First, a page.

Deviations from the protocol
Inflammatory cytokines and inspiratory muscular strength analyses were originally planned, but sufficient financial resources were not available.
Sample size was calculated a priori considering SF-36 physical component summary as the primary outcome. Analyses were conducted on G*Power (V.18.104.22.168) using a two-way analysis of variance with two repeated measures for group by time interaction. Data from our pilot study resulted in a partial eta squared (η2p) of 0.051 and an effect size (ES) f of 0.23. Power was set to 80% (β=0.2) and a two-sided α level of 0.05 was considered. Initial estimated sample size was 40 (n=20 per group); however, we aimed for 25 participants per group due to potential dropouts.
Statistical analysis was performed on SAS V.9.2 software using an intention-to-treat approach for the primary analysis. A linear mixed-model with repeated measures was performed for longitudinal data using a restricted maximum likelihood algorithm to compare changes of outcomes in time between experimental groups. ‘Group’ (HBET and CONTROL) and ‘time’ (pre-intervention and post-intervention) were included as fixed factors and ‘patients’ as a random factor with assumed normal distribution. Kenward-Roger degrees-of-freedom adjustment was used to adjust for data imbalance eventually generated by missing data. Data normality and homoscedasticity was visually checked with histogram of the studentized residuals and residual plots. Nonnormal data were log transformed. The absence of extreme observations (outliers) was guaranteed through standard visual inspection. For the primary outcome, baseline values were used as covariates. ESs were calculated from between-group mean differences of pre-to-post changes divided by the pooled pre-intervention SD, as previously described.26 Changes in frequency outcomes were determined by using either χ2 test or Fisher’s exact test when necessary. Significance level was set at p ≤0.05. A post hoc test with Tukey’s adjustment was performed in case of a significant F value. Data are presented as mean±SD for continuous variables or as frequency and percentage for categorical variables, except otherwise stated. Linear mixed-model’s adjusted estimated mean difference (EMD) and 95% CI are provided whenever the post hoc analysis indicated between-group significant differences. An additional post hoc, complete-case (per protocol), sensitivity analysis comprising only those who did not drop out was performed using independent t-tests to compare between-group delta changes (∆HBET−∆CONTROL). The sensitivity analysis was conducted in order to assess the robustness of the findings based on our intention-to-treat primary analysis.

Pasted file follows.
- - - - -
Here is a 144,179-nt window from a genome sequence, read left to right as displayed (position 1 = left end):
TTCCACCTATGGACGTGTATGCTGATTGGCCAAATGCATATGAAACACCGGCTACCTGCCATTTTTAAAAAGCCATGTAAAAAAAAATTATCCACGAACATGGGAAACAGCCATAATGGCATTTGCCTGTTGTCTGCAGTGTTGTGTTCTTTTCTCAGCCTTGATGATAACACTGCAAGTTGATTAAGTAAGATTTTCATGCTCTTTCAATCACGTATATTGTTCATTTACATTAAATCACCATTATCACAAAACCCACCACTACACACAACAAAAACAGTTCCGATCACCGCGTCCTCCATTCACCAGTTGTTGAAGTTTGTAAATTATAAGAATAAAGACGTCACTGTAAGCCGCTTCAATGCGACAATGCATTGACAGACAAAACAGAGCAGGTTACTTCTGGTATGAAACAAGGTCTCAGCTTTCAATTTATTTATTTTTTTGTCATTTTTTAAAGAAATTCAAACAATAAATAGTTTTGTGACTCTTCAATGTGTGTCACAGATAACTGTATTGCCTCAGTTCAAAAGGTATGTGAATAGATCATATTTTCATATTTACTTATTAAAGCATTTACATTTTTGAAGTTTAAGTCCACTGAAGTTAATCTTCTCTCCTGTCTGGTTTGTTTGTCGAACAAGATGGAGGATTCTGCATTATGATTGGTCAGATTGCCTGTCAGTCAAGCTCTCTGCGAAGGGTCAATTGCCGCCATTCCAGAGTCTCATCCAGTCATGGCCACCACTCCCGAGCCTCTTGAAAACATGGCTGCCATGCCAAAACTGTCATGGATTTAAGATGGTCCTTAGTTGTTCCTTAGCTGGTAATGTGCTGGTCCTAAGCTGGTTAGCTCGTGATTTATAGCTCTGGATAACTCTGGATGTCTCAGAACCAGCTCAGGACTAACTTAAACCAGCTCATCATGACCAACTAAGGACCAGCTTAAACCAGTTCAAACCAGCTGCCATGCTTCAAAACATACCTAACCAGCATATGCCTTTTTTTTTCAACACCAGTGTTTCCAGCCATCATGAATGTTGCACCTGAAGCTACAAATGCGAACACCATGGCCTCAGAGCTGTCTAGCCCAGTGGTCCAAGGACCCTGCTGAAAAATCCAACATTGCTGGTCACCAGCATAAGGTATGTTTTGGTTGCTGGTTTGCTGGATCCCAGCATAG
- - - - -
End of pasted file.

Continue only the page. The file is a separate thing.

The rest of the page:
Fifty survivors of severe/critical COVID-19 were randomised. Four patients in HBET and five in CONTROL group were lost during follow-up, none of them due to reasons related to the trial or training protocol (figure 1).
Table 1 shows demographic and clinical characteristics of the participants. Half of the patients required invasive mechanical ventilation, while the other half required non-invasive mechanical ventilation (eg, continuous positive airway pressure or high flow nasal cannula oxygen therapy). No patient included in this study required extracorporeal membrane oxygenation. All patients met current diagnostic criteria for the various case definitions in use for post-COVID-19 syndrome.27 The proportion of patients classified in PCFS scale as having severe (Grade 4), moderate (Grade 3), mild (Grade 2), very mild (Grade 1) or absence (Grade 0) of functional limitations were: 20%, 24%, 28%, 20% and 8%, respectively.
At baseline, laboratory markers were within normal range on average, except for blood glucose, total cholesterol and triglycerides levels which were slightly altered; there were no between-group differences after 16 weeks (online supplemental table S4). Physical activity level increased in HBET but not in CONTROL after the intervention (EMD: 328 min/week; 95% CI 161 to 494; p<0.001; ES: 2.78).